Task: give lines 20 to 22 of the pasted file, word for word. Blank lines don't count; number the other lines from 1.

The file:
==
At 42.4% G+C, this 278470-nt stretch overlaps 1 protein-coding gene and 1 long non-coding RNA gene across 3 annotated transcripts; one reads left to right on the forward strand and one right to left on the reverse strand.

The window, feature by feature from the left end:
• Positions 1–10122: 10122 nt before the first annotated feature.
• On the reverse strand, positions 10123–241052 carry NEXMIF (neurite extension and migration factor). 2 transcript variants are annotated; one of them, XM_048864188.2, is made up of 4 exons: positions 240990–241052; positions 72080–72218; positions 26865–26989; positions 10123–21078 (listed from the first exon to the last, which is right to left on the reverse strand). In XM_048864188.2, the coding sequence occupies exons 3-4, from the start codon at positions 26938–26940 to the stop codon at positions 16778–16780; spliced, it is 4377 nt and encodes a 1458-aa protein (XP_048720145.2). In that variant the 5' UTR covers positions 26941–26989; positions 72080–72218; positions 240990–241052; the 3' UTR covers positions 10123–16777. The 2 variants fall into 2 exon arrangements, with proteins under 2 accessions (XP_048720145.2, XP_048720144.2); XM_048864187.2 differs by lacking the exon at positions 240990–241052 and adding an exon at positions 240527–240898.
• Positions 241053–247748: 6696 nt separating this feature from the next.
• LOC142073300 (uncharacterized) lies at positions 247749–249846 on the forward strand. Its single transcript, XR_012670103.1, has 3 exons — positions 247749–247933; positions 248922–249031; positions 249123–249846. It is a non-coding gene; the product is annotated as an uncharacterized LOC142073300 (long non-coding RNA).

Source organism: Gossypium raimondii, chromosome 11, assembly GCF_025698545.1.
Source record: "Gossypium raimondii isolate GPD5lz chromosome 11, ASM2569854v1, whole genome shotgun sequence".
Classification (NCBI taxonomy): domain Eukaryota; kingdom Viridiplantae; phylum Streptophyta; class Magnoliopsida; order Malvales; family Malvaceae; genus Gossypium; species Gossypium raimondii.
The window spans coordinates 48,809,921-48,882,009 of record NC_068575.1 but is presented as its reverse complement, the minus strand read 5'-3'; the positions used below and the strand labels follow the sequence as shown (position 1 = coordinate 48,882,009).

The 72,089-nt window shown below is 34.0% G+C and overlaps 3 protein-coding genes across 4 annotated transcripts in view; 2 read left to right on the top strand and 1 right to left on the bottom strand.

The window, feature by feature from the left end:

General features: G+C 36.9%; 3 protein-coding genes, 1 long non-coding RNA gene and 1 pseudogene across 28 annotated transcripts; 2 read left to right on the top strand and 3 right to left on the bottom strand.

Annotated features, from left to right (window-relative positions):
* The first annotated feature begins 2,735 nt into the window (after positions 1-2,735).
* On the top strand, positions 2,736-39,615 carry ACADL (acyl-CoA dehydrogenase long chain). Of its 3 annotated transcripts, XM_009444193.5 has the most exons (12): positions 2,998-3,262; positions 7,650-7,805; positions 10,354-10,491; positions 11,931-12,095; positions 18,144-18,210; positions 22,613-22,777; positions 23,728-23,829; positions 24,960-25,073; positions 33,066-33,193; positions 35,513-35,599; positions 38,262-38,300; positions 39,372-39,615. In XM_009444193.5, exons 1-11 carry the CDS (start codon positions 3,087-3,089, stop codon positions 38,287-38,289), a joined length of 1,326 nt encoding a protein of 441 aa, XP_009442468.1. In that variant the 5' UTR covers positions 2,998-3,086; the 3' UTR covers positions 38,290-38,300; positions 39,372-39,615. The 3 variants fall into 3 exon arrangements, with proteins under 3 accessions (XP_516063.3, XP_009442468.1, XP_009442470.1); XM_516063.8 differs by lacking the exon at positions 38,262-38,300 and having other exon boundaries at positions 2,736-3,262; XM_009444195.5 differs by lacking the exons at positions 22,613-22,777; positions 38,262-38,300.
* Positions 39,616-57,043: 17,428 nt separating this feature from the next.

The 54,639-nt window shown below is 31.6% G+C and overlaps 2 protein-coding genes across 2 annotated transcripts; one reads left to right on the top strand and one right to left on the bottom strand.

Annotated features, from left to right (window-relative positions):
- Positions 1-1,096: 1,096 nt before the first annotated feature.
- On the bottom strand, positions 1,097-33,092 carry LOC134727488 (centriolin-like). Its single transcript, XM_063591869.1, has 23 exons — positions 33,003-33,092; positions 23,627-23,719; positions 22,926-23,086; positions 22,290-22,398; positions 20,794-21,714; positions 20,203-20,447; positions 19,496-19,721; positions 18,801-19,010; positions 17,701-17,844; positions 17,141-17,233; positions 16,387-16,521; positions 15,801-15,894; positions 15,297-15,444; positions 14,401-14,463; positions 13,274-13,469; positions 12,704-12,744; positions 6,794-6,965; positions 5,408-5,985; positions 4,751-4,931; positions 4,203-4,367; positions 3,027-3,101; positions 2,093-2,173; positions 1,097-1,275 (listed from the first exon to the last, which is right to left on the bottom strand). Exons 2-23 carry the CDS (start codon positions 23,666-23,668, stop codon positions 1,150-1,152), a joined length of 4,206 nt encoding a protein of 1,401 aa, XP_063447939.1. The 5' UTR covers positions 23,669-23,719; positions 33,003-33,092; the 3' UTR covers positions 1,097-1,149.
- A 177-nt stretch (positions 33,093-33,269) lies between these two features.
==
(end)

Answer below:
- Positions 1-1,096: 1,096 nt before the first annotated feature.
- On the bottom strand, positions 1,097-33,092 carry LOC134727488 (centriolin-like). Its single transcript, XM_063591869.1, has 23 exons — positions 33,003-33,092; positions 23,627-23,719; positions 22,926-23,086; positions 22,290-22,398; positions 20,794-21,714; positions 20,203-20,447; positions 19,496-19,721; positions 18,801-19,010; positions 17,701-17,844; positions 17,141-17,233; positions 16,387-16,521; positions 15,801-15,894; positions 15,297-15,444; positions 14,401-14,463; positions 13,274-13,469; positions 12,704-12,744; positions 6,794-6,965; positions 5,408-5,985; positions 4,751-4,931; positions 4,203-4,367; positions 3,027-3,101; positions 2,093-2,173; positions 1,097-1,275 (listed from the first exon to the last, which is right to left on the bottom strand). Exons 2-23 carry the CDS (start codon positions 23,666-23,668, stop codon positions 1,150-1,152), a joined length of 4,206 nt encoding a protein of 1,401 aa, XP_063447939.1. The 5' UTR covers positions 23,669-23,719; positions 33,003-33,092; the 3' UTR covers positions 1,097-1,149.
- A 177-nt stretch (positions 33,093-33,269) lies between these two features.